3. You can make due without a wide angle lens

Every blog I read in preparation for taking these photos told me it was best to use a wide angle lens. That’s great if you can afford one which costs $3,000 or more. I could not. So I brought my fixed 50mm lens thinking that would give me a low enough f stop (1.8) and a wide enough angle. You can get a good one for $125 which is much cheaper. I also brought my 28–135 basic zoom lens which is what I used in the end and I liked the shots I got.


4. You can’t focus on moving light

Just a few minutes after I got situated and ready to shoot, that long-awaited moment happened, the big reveal. In the blink of an eye the lights suddenly came into the sky, and my heart leapt. I had wanted to experience this moment for so long, and there they were, finally. I started cheering and jumping up and down. It was as mystical, magical, and other worldly as I thought it would be. What the blogs I read didn’t say was that our human eyes don’t see all the variation and vibrancy in the lights like you see in the photos. It is only through the extended exposure of the camera lens that you can see it. So the lights themselves were dulled in color, but still absolutely breathtaking.


I immediately started taking pictures but the first few kept coming out black. I panicked!!! I checked all my settings and they were right. I took a few more pictures and still, nothing. I started to feel sick to my stomach and ran through everything in my head again. And then, I realized in my excitement and in the dark, I had left the lens cap on. Yup.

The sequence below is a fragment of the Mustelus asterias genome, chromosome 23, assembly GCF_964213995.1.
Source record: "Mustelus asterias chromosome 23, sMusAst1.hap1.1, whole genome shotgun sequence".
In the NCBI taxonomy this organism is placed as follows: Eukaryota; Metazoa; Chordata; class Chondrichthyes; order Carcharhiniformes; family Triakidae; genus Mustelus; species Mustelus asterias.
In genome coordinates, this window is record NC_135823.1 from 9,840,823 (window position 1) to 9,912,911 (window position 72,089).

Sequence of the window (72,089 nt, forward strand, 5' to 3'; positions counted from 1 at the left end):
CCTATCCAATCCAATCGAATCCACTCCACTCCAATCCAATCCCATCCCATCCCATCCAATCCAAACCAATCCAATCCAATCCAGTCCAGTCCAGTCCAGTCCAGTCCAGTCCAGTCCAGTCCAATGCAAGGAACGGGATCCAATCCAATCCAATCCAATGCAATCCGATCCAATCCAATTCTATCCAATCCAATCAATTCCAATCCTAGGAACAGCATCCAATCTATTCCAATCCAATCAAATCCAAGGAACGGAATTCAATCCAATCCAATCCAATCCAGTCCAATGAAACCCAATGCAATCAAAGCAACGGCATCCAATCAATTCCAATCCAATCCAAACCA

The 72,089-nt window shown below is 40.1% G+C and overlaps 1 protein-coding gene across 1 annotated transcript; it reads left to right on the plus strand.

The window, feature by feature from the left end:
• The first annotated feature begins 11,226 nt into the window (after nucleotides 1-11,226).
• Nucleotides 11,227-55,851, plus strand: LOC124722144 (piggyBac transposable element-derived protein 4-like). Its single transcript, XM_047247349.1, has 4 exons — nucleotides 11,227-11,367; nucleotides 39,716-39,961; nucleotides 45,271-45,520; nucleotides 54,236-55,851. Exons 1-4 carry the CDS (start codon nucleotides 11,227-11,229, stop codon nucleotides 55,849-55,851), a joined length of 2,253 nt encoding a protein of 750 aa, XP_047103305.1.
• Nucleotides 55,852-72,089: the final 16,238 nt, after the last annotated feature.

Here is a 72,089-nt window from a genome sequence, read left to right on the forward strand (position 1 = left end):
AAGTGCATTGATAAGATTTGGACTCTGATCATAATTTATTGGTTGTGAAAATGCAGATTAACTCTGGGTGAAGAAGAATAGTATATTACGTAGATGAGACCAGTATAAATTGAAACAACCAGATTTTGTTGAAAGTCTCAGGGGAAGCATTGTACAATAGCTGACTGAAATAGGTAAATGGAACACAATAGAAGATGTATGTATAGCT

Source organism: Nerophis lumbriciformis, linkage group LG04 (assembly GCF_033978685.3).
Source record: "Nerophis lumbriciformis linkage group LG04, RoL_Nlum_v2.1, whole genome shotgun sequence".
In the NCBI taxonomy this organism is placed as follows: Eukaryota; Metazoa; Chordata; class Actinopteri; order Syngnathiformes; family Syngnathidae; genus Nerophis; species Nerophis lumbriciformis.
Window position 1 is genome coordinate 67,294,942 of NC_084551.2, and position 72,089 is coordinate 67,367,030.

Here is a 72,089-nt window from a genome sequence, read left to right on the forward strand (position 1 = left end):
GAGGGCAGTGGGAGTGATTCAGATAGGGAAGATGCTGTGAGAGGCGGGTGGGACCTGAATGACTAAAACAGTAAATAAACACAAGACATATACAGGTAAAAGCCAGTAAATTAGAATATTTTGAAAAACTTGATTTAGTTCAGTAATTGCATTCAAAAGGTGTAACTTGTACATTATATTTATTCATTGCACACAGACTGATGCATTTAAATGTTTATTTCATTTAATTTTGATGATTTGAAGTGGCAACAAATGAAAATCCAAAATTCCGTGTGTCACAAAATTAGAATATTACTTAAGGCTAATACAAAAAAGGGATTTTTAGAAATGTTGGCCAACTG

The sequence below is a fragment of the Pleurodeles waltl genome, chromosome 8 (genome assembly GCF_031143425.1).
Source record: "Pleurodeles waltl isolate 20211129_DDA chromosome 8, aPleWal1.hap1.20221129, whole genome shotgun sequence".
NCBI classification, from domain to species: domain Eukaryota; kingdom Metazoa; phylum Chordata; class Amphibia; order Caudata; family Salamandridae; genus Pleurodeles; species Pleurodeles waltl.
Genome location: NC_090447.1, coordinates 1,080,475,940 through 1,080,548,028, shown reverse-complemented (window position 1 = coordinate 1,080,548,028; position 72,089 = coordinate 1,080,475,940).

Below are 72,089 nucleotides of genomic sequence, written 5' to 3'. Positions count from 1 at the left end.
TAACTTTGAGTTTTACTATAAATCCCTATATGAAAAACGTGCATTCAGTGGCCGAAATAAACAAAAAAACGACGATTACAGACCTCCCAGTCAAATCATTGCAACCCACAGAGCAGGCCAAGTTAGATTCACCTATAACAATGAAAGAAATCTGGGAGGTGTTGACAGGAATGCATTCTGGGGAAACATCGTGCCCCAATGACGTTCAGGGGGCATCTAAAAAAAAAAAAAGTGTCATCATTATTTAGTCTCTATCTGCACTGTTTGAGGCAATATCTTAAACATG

With a sigh of relief I tried it again, feeling good about my next attempt. But again, nothing. I got angry, I had done everything the blogs had told me. Thankfully, the guide that brought us out to the shooting spot came to my rescue. She walked through everything with me calmly and agreed everything was set up correctly, but then asked if my lens was set to auto focus or manual. I was shooting in auto focus to take one potential human error issue off the table knowing I had only one night to get it right, but she told me to shoot on manual focus because the camera could not auto-focus on the lights which made sense, I just hadn’t thought of that.


So I changed that setting, took a deep breath, and shot one more photo. And viola, I finally got one! I screamed out loud and got tears in my eyes… which quickly froze on my face so I stopped that, and went back to taking more more shots, all of which came out. Ecstatic I played them back on my camera to look more closely at them, and when I did, noticed they were all blurry. Because I was on a manual focus setting and it was dark, I didn’t have a point of reference to focus the lens. My guide saved me again. She helped me find an object in the distance behind us to set the focus which worked. You can see one example of a successful photo below.



5. Be present and enjoy the view.

After I got the hang of taking the photos, I remembered to take my attention off my camera and put it on the sky. As the night went on the lights became bolder and more intricate, showing up in multiple bands, in multiple places, dancing like ribbons in the wind. You could see them undulate and move with grace and ease, changing color and intensity. It was astounding. By taking the time to be present in the moment, I was able to imprint the beauty and magic of the night into my heart, not just my camera.


Visit www.stephaniewadeartanddesign.com to learn more about my work.